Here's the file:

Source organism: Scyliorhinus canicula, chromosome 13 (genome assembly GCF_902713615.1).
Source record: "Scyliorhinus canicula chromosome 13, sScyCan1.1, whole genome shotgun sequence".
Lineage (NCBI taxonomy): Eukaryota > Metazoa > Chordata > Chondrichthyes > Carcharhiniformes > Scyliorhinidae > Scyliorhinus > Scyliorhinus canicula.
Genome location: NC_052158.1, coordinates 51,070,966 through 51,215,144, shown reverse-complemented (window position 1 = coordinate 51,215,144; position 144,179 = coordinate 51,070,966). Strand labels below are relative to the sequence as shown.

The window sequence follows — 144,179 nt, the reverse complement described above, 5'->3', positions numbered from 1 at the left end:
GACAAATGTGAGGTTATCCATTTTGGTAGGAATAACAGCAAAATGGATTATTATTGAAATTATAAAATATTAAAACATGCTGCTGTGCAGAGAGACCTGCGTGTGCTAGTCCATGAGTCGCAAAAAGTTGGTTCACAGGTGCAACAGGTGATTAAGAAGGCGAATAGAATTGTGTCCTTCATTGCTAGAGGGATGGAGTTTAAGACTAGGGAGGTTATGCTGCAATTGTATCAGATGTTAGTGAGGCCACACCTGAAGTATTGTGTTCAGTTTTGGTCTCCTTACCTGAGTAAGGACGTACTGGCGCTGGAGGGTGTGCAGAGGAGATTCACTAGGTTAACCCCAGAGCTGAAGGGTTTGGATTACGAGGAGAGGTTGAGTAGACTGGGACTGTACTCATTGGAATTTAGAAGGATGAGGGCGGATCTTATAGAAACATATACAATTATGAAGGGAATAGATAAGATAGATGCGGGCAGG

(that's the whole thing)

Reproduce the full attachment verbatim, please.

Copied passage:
Source organism: Scyliorhinus canicula, chromosome 13 (genome assembly GCF_902713615.1).
Source record: "Scyliorhinus canicula chromosome 13, sScyCan1.1, whole genome shotgun sequence".
Lineage (NCBI taxonomy): Eukaryota > Metazoa > Chordata > Chondrichthyes > Carcharhiniformes > Scyliorhinidae > Scyliorhinus > Scyliorhinus canicula.
Genome location: NC_052158.1, coordinates 51,070,966 through 51,215,144, shown reverse-complemented (window position 1 = coordinate 51,215,144; position 144,179 = coordinate 51,070,966). Strand labels below are relative to the sequence as shown.

The window sequence follows — 144,179 nt, the reverse complement described above, 5'->3', positions numbered from 1 at the left end:
GACAAATGTGAGGTTATCCATTTTGGTAGGAATAACAGCAAAATGGATTATTATTGAAATTATAAAATATTAAAACATGCTGCTGTGCAGAGAGACCTGCGTGTGCTAGTCCATGAGTCGCAAAAAGTTGGTTCACAGGTGCAACAGGTGATTAAGAAGGCGAATAGAATTGTGTCCTTCATTGCTAGAGGGATGGAGTTTAAGACTAGGGAGGTTATGCTGCAATTGTATCAGATGTTAGTGAGGCCACACCTGAAGTATTGTGTTCAGTTTTGGTCTCCTTACCTGAGTAAGGACGTACTGGCGCTGGAGGGTGTGCAGAGGAGATTCACTAGGTTAACCCCAGAGCTGAAGGGTTTGGATTACGAGGAGAGGTTGAGTAGACTGGGACTGTACTCATTGGAATTTAGAAGGATGAGGGCGGATCTTATAGAAACATATACAATTATGAAGGGAATAGATAAGATAGATGCGGGCAGG